Thinking or Reflecting

Solving Problems We No Longer Have

When we no longer have the problem, should we stop applying the solution?

What does that mean?  Read on.

Why did we start asking (requiring) many of our employees to have a college degree?  It was (and mostly still is) a prerequisite to being hired.

I submit that it was because we had so many resumes that we implemented a “one-size-fits-all” solution to reduce it to a smaller number, a number we were capable of sorting through manually.  For many of us, it didn’t make sense purely from a job requirement perspective.  But we had so many applicants, that it was a quick way to reduce the screening workload.

Then, we evolved into using artificial intelligence (or some technology at least) to search resumes for key words to sift through the mountains of resumes. Brilliant.  Surely, no one will figure out how to make their resume acceptable to a computerized screening for key words.

Let’s look at our current situation.  We have a handful of employment applications.  Sometimes only one or two.  Isn’t it time we remove the artificial barriers and actually meet with the people that apply to and want to work for our company?  Why do we continue to apply a (questionable) solution to a problem we (clearly) no longer have?

In inventory management, we often try to segment our parts into categories.  We call it ABC Classification.  Some people add another dimension, but let’s keep it simple for this discussion.

Why did we first come up with the idea of segmenting inventory?

I submit that it was because we needed help to focus on the priority items. Why?  Because we had so many items that we couldn’t review all of them all the time, so we needed a way to segment our work into manageable numbers.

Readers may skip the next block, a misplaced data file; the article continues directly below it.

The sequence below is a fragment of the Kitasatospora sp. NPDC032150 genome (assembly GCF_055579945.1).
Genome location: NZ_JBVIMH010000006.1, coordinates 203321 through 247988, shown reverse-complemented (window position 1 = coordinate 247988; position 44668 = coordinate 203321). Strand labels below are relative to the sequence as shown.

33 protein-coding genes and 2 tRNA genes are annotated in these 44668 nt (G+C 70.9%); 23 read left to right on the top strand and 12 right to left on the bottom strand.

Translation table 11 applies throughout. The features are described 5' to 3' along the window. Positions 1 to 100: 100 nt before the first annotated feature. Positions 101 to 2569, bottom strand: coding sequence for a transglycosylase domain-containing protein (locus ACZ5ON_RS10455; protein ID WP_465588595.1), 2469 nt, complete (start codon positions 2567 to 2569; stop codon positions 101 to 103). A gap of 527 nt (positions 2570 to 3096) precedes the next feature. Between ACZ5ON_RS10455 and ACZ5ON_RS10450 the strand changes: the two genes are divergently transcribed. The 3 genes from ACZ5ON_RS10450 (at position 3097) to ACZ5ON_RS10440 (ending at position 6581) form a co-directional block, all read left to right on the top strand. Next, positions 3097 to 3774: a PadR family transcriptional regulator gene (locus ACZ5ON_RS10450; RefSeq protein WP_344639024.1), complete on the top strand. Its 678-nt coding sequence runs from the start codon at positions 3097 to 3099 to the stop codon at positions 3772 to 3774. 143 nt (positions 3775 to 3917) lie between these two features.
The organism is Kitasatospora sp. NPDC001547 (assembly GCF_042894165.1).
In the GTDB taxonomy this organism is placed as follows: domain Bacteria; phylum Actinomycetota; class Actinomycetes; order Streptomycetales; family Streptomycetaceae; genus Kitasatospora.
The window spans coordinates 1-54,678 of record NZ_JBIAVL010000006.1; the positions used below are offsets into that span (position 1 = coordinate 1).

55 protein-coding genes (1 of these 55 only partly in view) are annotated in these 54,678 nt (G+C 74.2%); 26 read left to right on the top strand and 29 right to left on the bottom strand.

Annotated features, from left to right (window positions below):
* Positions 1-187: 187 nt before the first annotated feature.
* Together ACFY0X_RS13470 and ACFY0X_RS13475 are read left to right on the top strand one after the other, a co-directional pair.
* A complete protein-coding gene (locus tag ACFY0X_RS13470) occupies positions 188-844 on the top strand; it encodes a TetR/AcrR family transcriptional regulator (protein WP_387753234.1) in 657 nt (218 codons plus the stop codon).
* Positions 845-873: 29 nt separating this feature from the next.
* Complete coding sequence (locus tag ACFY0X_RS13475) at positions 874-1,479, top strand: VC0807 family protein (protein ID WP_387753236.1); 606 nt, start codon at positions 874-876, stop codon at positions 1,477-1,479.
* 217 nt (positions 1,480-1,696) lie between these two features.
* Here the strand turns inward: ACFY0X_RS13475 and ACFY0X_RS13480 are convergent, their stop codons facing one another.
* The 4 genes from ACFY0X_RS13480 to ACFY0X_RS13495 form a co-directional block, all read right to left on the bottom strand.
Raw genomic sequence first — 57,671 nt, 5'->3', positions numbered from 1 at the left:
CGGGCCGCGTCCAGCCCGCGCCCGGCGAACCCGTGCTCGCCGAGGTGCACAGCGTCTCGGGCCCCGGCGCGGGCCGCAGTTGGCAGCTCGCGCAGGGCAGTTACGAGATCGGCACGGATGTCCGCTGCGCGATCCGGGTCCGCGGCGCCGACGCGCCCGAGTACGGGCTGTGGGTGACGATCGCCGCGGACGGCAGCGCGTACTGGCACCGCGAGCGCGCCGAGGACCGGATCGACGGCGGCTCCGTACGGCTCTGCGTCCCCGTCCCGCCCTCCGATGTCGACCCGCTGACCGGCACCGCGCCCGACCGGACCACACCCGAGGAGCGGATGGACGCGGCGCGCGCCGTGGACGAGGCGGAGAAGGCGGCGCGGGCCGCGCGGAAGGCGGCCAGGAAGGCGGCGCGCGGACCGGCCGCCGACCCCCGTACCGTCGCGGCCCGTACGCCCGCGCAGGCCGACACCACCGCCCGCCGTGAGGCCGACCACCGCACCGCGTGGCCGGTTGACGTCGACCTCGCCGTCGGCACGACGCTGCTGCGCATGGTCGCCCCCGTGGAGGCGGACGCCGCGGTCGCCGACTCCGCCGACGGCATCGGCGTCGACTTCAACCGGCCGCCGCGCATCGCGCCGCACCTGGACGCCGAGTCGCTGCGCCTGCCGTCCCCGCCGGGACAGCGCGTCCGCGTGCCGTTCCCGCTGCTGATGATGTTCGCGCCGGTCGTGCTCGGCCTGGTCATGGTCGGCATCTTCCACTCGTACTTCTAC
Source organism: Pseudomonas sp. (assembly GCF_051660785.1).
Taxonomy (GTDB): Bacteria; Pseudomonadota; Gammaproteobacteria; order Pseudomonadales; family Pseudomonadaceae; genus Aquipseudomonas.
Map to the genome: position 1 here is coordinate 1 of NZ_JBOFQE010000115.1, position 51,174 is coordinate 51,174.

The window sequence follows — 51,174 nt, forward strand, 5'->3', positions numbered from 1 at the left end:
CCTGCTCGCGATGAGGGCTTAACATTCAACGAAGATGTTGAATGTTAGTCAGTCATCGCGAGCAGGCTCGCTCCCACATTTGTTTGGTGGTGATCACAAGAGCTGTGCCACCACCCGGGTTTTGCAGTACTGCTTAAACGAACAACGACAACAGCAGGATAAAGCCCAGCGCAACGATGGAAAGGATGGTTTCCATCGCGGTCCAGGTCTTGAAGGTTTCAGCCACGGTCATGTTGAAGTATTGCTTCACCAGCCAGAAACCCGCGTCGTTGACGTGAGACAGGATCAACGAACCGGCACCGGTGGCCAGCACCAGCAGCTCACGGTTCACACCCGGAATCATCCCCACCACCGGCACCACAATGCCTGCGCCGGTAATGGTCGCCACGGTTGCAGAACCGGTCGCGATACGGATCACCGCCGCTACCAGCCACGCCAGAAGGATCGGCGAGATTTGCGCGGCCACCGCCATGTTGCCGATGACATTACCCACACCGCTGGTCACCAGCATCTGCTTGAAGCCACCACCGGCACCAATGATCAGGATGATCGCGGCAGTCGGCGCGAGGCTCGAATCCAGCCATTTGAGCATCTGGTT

Now, we have technology (RFID, Smarter Planning Systems).  So, in my world, that means we no longer need to limit ourselves, we don’t have to segment our work in order to complete it all. We can watch all the parts, because we can use smarter methods to put them in order of critical status.

So, why are we still applying the solution when we no longer are facing the problem? There are only two possible answers to that: One, you don’t think the solution exists. Or two, you are comfortable having people still think there is a problem.

Once you’ve solved the riddle, you can stop searching for the answer.  In other words, you always find the answer in the last place you look (because, why would you keep looking?). It’s also true that it is smart to ensure that your answer is still the best answer.

As the world continues to add complexities and new information, don’t forget to question the status quo.

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